Woolcock Institute of Medical Research

Lung Cancer Centre

Tess Hardman, who features in this video, passed away in 2020. We thank Tess for sharing her story with us.

WOOLCOCK CENTRE FOR LUNG CANCER RESEARCH

The Centre for Lung Cancer Research at the Woolcock Institute of Medical Research in Sydney is dedicated to understanding and treating lung cancer, offering high-tech facilities to promote large translational research programs within the field.

The modern, purpose-built research laboratory is changing the way a deadly cancer is diagnosed, treated and studied both in Australia and globally.

PARTNERING FOR A LUNG CANCER CURE

The Woolcock Institute of Medical Research is also home to the Lung Cancer Research Network, a team of world-class researchers from over 20 hospitals, research centres, universities and organisations who are united in the goal to better understand, treat and prevent this killer disease. The specialists come together to share data and launch large multidisciplinary projects to rapidly progress avenues of research.

The Woolcock Centre of Lung Cancer Research works with the Network to meet identified clinical and research gaps by promoting and coordinating large translational research programs.

Acting as a hub for researchers, the Centre provides tissue, cellular material and patient-related information with a dedicated biobank, data centre and a state-of-the-art laboratory for research projects.

MAKING A DIFFERENCE – NEW LUNG CANCER TREATMENT

With this centralised, coordinated and collaborative approach, the Centre and the Network are plugging the gaps in lung cancer research and discovering and implementing effective diagnostic tests, devices and treatments for lung cancers.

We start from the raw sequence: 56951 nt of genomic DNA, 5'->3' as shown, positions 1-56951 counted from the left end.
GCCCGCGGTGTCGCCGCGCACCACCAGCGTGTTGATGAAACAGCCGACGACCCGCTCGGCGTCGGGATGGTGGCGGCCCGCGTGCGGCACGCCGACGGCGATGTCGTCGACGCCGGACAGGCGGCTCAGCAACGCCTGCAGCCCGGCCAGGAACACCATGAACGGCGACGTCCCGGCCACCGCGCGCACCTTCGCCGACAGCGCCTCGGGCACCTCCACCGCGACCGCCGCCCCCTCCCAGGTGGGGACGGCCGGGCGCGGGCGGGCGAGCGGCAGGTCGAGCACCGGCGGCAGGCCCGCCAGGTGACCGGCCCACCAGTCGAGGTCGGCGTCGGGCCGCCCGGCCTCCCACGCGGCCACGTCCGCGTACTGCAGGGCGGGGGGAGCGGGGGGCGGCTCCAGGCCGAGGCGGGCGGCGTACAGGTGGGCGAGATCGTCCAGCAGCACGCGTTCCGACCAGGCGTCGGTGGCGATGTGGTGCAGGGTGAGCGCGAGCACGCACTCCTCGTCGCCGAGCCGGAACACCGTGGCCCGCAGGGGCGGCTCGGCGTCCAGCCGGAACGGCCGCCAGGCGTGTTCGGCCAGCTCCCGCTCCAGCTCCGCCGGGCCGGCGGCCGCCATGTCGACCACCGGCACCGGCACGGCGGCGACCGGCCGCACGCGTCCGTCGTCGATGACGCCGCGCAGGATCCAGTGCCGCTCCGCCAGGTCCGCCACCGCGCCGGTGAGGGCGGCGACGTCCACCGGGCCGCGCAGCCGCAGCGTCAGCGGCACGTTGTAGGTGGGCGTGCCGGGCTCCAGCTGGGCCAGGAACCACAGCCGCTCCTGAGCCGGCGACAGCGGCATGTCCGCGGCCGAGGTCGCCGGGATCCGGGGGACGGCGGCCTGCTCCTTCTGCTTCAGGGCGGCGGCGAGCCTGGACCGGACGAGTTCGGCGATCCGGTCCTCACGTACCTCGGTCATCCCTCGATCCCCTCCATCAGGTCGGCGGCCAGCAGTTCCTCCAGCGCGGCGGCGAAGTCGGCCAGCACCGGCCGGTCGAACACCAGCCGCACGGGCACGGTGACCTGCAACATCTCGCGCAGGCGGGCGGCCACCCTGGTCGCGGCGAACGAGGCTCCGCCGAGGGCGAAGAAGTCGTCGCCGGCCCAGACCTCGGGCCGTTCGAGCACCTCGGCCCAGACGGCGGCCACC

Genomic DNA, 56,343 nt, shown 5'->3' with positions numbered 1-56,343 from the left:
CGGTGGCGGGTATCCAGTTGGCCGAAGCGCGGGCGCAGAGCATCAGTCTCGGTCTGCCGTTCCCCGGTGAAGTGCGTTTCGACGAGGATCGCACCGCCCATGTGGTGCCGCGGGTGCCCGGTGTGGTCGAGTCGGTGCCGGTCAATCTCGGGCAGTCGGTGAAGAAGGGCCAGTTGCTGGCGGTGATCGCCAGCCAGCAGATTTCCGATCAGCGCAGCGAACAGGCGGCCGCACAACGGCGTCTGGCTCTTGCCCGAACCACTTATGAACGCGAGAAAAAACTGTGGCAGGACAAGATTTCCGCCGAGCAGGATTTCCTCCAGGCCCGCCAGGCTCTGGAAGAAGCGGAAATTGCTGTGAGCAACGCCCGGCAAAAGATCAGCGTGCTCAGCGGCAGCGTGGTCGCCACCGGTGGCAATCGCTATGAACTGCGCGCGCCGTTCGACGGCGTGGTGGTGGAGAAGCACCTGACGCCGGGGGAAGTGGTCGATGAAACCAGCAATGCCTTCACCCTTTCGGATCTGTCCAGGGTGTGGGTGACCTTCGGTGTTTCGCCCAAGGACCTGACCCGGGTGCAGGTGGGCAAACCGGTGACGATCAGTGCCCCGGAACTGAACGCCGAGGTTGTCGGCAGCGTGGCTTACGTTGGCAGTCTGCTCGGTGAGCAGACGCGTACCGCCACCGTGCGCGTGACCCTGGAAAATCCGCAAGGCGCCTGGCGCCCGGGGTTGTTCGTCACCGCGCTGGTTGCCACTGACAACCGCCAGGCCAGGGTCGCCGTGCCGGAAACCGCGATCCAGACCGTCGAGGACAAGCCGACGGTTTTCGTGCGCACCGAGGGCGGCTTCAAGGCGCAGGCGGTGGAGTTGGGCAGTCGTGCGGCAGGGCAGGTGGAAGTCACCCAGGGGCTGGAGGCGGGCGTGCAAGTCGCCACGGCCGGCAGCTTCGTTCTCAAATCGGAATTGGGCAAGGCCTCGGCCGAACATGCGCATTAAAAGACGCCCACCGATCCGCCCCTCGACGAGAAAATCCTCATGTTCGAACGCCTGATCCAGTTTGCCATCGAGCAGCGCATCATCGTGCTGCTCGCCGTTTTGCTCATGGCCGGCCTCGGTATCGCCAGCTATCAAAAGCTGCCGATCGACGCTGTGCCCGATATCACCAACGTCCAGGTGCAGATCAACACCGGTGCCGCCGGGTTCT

A KILLER DISEASE – WHY RESEARCH INTO LUNG CANCER IS URGENTLY NEEDED

Australia’s lung cancer facts make grim reading.

  • Lung cancer is the 4th most common cancer in Australia and has the highest mortality rate
  • More than 13,000 Australians are diagnosed with it each year
  • It kills more women than breast cancer
  • Unlike breast or prostate cancer, lung cancer has no diagnostic tests for early detection
  • It is the leading cause of cancer in the Aboriginal population
  • Just 15% of those diagnosed with lung cancer are still alive five years later
Centre for Lung Cancer Research

SOCIAL STIGMA – SMOKING AND LUNG CANCER

Despite these alarming statistics, lung cancer carries a stigma that makes it a taboo subject. This is likely due to its links to smoking, even though studies show 35 per cent of lung cancers in women are not smoking-related.

Associations like the Lung Foundation Australia have initiatives to raise public awareness of the cancer, but there isn’t sufficient funding or a concerted effort to develop new diagnostic tools, understand the mechanism behind the diseases or find treatments.

With its truly translational approach, this world-class Centre will bring lung cancer research and lung cancer treatment to the forefront of cancer research globally and in Australia.


Lung Cancer Research Network

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